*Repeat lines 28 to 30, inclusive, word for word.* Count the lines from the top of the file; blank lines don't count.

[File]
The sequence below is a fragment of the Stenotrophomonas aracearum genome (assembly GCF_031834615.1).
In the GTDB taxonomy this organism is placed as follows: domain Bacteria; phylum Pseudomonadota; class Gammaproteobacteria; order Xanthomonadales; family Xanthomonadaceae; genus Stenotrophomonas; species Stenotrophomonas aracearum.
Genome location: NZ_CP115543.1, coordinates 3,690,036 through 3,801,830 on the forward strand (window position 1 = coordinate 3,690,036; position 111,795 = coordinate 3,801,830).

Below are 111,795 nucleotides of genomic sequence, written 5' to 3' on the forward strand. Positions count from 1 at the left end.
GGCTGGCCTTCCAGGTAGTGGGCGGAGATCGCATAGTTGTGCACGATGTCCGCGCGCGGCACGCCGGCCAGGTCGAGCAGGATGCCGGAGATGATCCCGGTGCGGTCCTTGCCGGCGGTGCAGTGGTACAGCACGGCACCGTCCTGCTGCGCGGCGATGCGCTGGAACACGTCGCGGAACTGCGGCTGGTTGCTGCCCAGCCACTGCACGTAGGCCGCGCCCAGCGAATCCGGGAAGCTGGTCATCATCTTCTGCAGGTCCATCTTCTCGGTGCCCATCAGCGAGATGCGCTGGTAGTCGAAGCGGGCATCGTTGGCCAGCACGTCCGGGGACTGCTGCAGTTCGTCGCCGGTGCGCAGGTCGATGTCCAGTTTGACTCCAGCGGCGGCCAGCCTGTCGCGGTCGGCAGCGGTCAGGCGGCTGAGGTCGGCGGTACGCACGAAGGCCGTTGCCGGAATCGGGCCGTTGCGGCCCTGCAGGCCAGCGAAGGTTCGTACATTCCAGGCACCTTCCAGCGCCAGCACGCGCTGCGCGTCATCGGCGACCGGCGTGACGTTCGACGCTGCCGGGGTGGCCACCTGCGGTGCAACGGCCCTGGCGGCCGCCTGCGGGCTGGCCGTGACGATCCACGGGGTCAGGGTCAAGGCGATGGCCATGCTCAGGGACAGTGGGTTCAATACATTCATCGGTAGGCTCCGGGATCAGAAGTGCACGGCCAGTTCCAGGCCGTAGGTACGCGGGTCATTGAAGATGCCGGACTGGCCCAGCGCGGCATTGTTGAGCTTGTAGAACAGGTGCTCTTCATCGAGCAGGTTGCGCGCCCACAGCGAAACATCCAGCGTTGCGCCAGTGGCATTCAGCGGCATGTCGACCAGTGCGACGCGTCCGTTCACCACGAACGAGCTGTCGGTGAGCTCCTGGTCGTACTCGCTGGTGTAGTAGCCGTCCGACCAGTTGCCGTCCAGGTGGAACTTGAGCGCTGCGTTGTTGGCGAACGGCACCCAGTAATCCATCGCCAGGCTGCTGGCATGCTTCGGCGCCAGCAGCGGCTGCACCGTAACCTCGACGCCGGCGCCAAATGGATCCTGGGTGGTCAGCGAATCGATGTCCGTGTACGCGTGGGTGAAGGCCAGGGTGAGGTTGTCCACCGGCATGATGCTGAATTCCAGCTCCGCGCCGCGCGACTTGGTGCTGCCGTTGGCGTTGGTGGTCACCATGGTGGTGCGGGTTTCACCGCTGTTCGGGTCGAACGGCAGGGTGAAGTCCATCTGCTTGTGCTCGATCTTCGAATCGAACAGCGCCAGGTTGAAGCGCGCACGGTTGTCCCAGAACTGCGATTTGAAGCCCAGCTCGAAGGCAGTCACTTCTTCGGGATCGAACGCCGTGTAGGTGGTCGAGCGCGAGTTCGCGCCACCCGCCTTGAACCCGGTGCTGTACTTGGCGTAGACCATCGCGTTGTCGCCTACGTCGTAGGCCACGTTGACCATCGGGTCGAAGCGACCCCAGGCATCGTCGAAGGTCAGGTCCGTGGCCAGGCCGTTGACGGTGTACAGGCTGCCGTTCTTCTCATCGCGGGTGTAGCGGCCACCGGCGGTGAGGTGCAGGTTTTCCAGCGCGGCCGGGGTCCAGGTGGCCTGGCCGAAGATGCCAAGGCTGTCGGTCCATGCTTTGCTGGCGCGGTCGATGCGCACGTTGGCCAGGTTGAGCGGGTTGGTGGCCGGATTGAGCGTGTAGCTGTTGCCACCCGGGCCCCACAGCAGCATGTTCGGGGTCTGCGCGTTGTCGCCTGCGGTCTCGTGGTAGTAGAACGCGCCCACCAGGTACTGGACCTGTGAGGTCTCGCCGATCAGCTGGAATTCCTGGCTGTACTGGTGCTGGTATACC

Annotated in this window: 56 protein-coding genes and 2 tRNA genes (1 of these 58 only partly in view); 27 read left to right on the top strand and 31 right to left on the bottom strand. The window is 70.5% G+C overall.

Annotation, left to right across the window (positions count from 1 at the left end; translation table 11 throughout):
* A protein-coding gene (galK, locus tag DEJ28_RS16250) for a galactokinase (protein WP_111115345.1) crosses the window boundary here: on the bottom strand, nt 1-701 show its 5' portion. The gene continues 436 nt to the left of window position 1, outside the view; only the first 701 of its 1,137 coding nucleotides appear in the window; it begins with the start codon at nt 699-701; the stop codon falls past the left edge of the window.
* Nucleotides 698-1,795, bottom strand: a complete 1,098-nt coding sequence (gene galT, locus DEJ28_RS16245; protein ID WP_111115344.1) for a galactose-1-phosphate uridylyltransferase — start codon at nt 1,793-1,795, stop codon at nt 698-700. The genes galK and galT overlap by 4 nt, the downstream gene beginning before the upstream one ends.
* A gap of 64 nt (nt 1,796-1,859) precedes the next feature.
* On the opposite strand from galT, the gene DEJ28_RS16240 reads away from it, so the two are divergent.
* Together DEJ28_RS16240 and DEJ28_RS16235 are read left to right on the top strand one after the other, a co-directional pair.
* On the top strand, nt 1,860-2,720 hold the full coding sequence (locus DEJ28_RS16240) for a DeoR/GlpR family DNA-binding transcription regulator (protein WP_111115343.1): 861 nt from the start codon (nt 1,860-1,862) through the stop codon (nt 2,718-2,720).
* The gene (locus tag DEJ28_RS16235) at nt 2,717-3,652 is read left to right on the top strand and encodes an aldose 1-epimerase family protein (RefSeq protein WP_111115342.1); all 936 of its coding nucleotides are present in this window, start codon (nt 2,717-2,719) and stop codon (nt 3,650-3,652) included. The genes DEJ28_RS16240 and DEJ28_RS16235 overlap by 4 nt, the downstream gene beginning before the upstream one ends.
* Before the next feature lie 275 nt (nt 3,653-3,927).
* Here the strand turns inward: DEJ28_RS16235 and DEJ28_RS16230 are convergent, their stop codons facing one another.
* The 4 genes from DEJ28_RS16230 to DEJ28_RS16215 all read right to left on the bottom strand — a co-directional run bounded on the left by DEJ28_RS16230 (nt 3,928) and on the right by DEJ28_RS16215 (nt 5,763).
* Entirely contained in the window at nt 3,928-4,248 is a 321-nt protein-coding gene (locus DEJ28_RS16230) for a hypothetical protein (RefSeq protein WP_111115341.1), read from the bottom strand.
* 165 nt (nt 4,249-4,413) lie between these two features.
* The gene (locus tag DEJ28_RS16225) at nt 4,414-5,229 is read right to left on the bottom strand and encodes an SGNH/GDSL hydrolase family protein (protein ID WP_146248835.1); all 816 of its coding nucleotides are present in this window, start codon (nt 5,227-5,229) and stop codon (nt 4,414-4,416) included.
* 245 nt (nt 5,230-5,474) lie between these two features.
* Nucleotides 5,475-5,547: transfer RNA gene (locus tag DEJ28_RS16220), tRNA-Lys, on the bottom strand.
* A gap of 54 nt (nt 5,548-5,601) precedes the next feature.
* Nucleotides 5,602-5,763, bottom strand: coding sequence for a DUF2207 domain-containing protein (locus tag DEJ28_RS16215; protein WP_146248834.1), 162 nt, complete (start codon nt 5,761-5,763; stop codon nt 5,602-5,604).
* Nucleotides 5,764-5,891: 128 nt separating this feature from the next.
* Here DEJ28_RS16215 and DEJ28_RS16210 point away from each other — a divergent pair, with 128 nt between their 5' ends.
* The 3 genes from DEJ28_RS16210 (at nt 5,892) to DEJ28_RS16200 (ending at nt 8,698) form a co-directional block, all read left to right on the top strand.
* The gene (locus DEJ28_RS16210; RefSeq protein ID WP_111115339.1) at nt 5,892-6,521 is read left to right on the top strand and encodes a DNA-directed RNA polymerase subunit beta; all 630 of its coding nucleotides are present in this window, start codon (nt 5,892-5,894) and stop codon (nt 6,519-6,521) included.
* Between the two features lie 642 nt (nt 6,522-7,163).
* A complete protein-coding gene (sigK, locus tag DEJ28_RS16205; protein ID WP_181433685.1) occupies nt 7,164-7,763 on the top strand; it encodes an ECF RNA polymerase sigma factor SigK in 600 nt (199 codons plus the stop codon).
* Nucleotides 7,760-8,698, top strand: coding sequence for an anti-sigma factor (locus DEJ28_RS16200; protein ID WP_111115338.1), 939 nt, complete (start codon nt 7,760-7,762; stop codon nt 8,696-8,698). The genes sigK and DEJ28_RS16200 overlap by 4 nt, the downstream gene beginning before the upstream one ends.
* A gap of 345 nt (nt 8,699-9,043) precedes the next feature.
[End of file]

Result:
* The gene (locus DEJ28_RS16210; RefSeq protein ID WP_111115339.1) at nt 5,892-6,521 is read left to right on the top strand and encodes a DNA-directed RNA polymerase subunit beta; all 630 of its coding nucleotides are present in this window, start codon (nt 5,892-5,894) and stop codon (nt 6,519-6,521) included.
* Between the two features lie 642 nt (nt 6,522-7,163).
* A complete protein-coding gene (sigK, locus tag DEJ28_RS16205; protein ID WP_181433685.1) occupies nt 7,164-7,763 on the top strand; it encodes an ECF RNA polymerase sigma factor SigK in 600 nt (199 codons plus the stop codon).